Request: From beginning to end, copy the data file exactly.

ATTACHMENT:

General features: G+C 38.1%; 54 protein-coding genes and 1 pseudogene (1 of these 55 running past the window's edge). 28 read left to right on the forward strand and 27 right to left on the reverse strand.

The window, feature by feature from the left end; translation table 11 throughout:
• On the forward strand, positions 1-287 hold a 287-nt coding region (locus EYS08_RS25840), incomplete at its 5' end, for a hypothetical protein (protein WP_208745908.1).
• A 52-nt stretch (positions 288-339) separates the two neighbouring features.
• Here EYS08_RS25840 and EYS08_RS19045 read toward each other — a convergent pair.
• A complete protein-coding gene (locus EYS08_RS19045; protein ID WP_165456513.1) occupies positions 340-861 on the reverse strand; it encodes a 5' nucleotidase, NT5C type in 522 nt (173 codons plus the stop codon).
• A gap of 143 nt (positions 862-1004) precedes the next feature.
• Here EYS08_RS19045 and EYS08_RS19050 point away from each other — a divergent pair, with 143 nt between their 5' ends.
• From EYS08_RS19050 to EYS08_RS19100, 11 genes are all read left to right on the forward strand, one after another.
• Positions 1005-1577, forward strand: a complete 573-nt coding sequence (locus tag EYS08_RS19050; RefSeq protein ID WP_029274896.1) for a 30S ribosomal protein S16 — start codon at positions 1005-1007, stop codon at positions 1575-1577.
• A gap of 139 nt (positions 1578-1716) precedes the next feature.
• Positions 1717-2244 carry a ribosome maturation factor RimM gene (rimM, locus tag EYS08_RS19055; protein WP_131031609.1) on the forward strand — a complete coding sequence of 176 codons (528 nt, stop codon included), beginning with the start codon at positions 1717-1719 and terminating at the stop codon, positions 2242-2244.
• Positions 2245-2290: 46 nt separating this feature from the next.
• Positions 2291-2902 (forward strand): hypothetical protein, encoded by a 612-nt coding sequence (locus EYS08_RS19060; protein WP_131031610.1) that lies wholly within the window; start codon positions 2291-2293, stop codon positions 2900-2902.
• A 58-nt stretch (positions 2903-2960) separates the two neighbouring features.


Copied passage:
General features: G+C 38.1%; 54 protein-coding genes and 1 pseudogene (1 of these 55 running past the window's edge). 28 read left to right on the forward strand and 27 right to left on the reverse strand.

The window, feature by feature from the left end; translation table 11 throughout:
• On the forward strand, positions 1-287 hold a 287-nt coding region (locus EYS08_RS25840), incomplete at its 5' end, for a hypothetical protein (protein WP_208745908.1).
• A 52-nt stretch (positions 288-339) separates the two neighbouring features.
• Here EYS08_RS25840 and EYS08_RS19045 read toward each other — a convergent pair.
• A complete protein-coding gene (locus EYS08_RS19045; protein ID WP_165456513.1) occupies positions 340-861 on the reverse strand; it encodes a 5' nucleotidase, NT5C type in 522 nt (173 codons plus the stop codon).
• A gap of 143 nt (positions 862-1004) precedes the next feature.
• Here EYS08_RS19045 and EYS08_RS19050 point away from each other — a divergent pair, with 143 nt between their 5' ends.
• From EYS08_RS19050 to EYS08_RS19100, 11 genes are all read left to right on the forward strand, one after another.
• Positions 1005-1577, forward strand: a complete 573-nt coding sequence (locus tag EYS08_RS19050; RefSeq protein ID WP_029274896.1) for a 30S ribosomal protein S16 — start codon at positions 1005-1007, stop codon at positions 1575-1577.
• A gap of 139 nt (positions 1578-1716) precedes the next feature.
• Positions 1717-2244 carry a ribosome maturation factor RimM gene (rimM, locus tag EYS08_RS19055; protein WP_131031609.1) on the forward strand — a complete coding sequence of 176 codons (528 nt, stop codon included), beginning with the start codon at positions 1717-1719 and terminating at the stop codon, positions 2242-2244.
• Positions 2245-2290: 46 nt separating this feature from the next.
• Positions 2291-2902 (forward strand): hypothetical protein, encoded by a 612-nt coding sequence (locus EYS08_RS19060; protein WP_131031610.1) that lies wholly within the window; start codon positions 2291-2293, stop codon positions 2900-2902.
• A 58-nt stretch (positions 2903-2960) separates the two neighbouring features.